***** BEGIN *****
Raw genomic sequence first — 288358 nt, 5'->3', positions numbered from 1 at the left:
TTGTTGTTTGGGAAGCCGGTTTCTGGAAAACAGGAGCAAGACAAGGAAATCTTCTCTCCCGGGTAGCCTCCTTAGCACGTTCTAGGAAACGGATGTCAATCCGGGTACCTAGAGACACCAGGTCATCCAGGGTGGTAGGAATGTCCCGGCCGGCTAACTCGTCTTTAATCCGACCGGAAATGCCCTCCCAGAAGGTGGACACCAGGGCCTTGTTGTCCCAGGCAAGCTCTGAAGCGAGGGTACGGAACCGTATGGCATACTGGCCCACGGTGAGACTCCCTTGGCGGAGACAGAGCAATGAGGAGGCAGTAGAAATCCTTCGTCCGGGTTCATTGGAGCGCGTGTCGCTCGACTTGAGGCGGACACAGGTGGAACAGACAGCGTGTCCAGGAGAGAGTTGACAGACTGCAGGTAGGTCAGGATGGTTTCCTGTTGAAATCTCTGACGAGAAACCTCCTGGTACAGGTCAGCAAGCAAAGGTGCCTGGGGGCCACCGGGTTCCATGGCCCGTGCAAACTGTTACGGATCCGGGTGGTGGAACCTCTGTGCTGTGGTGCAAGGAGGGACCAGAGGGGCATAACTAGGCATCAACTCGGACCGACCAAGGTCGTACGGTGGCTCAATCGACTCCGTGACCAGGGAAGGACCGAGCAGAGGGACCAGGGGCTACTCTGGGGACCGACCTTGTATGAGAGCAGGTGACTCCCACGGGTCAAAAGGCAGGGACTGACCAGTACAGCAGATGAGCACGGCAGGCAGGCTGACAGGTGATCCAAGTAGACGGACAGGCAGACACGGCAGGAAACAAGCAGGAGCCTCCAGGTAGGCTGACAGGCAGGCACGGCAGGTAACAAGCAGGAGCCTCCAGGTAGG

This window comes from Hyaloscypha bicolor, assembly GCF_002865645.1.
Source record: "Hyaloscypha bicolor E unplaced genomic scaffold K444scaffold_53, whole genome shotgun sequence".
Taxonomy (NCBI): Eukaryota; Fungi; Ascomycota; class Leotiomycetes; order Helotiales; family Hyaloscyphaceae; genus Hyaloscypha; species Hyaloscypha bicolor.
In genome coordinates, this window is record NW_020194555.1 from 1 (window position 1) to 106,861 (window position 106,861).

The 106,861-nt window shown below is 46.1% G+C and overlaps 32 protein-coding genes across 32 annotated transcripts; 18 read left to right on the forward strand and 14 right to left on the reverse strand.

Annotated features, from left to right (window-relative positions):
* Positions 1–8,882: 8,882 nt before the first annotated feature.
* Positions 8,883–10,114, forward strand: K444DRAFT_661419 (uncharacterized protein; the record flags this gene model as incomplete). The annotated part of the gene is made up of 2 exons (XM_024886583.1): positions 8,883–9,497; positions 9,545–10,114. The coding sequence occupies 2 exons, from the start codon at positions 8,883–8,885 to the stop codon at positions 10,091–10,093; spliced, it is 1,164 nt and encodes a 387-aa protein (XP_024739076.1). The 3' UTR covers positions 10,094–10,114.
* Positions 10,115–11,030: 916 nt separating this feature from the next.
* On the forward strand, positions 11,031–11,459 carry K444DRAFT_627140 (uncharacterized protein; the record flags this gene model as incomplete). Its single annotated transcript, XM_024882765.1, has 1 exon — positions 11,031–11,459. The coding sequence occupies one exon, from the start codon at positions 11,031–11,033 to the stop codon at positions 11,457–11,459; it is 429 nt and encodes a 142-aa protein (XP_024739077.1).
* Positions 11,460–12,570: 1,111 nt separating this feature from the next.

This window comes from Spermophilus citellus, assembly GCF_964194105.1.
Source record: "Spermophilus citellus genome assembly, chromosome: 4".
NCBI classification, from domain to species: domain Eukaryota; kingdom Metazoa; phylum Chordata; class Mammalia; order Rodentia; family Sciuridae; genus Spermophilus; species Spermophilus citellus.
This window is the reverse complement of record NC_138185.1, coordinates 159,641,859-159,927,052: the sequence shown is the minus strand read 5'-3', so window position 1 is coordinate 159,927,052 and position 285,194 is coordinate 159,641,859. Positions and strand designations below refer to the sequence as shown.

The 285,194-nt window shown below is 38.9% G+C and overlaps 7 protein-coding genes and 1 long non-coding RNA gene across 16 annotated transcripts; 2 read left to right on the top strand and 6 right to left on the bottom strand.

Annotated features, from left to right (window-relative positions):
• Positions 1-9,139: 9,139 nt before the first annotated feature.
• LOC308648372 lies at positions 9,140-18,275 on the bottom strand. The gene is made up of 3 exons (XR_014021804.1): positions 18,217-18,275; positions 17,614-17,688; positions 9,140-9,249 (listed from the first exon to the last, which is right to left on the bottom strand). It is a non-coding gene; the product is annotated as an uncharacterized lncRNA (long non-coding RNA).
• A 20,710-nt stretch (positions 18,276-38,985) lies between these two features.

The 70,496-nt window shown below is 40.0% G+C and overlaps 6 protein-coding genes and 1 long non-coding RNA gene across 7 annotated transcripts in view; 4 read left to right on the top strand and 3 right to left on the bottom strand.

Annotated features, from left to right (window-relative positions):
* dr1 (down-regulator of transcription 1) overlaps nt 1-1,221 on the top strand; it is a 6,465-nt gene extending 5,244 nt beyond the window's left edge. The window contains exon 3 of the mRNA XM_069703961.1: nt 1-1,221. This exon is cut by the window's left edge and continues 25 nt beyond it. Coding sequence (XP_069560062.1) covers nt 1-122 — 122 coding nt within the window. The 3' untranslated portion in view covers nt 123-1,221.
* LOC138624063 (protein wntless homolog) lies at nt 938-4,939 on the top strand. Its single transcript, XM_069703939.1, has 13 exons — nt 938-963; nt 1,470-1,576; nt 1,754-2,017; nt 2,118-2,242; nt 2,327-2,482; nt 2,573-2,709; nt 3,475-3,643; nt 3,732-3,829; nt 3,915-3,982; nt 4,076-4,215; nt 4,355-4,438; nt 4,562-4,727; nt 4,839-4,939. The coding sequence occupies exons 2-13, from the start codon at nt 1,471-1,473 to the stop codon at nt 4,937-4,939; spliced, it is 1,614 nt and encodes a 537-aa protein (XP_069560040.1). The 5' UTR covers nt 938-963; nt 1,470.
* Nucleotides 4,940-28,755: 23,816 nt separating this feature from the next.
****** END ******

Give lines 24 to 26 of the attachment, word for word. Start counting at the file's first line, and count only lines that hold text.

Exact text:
Annotated features, from left to right (window-relative positions):
* dr1 (down-regulator of transcription 1) overlaps nt 1-1,221 on the top strand; it is a 6,465-nt gene extending 5,244 nt beyond the window's left edge. The window contains exon 3 of the mRNA XM_069703961.1: nt 1-1,221. This exon is cut by the window's left edge and continues 25 nt beyond it. Coding sequence (XP_069560062.1) covers nt 1-122 — 122 coding nt within the window. The 3' untranslated portion in view covers nt 123-1,221.
* LOC138624063 (protein wntless homolog) lies at nt 938-4,939 on the top strand. Its single transcript, XM_069703939.1, has 13 exons — nt 938-963; nt 1,470-1,576; nt 1,754-2,017; nt 2,118-2,242; nt 2,327-2,482; nt 2,573-2,709; nt 3,475-3,643; nt 3,732-3,829; nt 3,915-3,982; nt 4,076-4,215; nt 4,355-4,438; nt 4,562-4,727; nt 4,839-4,939. The coding sequence occupies exons 2-13, from the start codon at nt 1,471-1,473 to the stop codon at nt 4,937-4,939; spliced, it is 1,614 nt and encodes a 537-aa protein (XP_069560040.1). The 5' UTR covers nt 938-963; nt 1,470.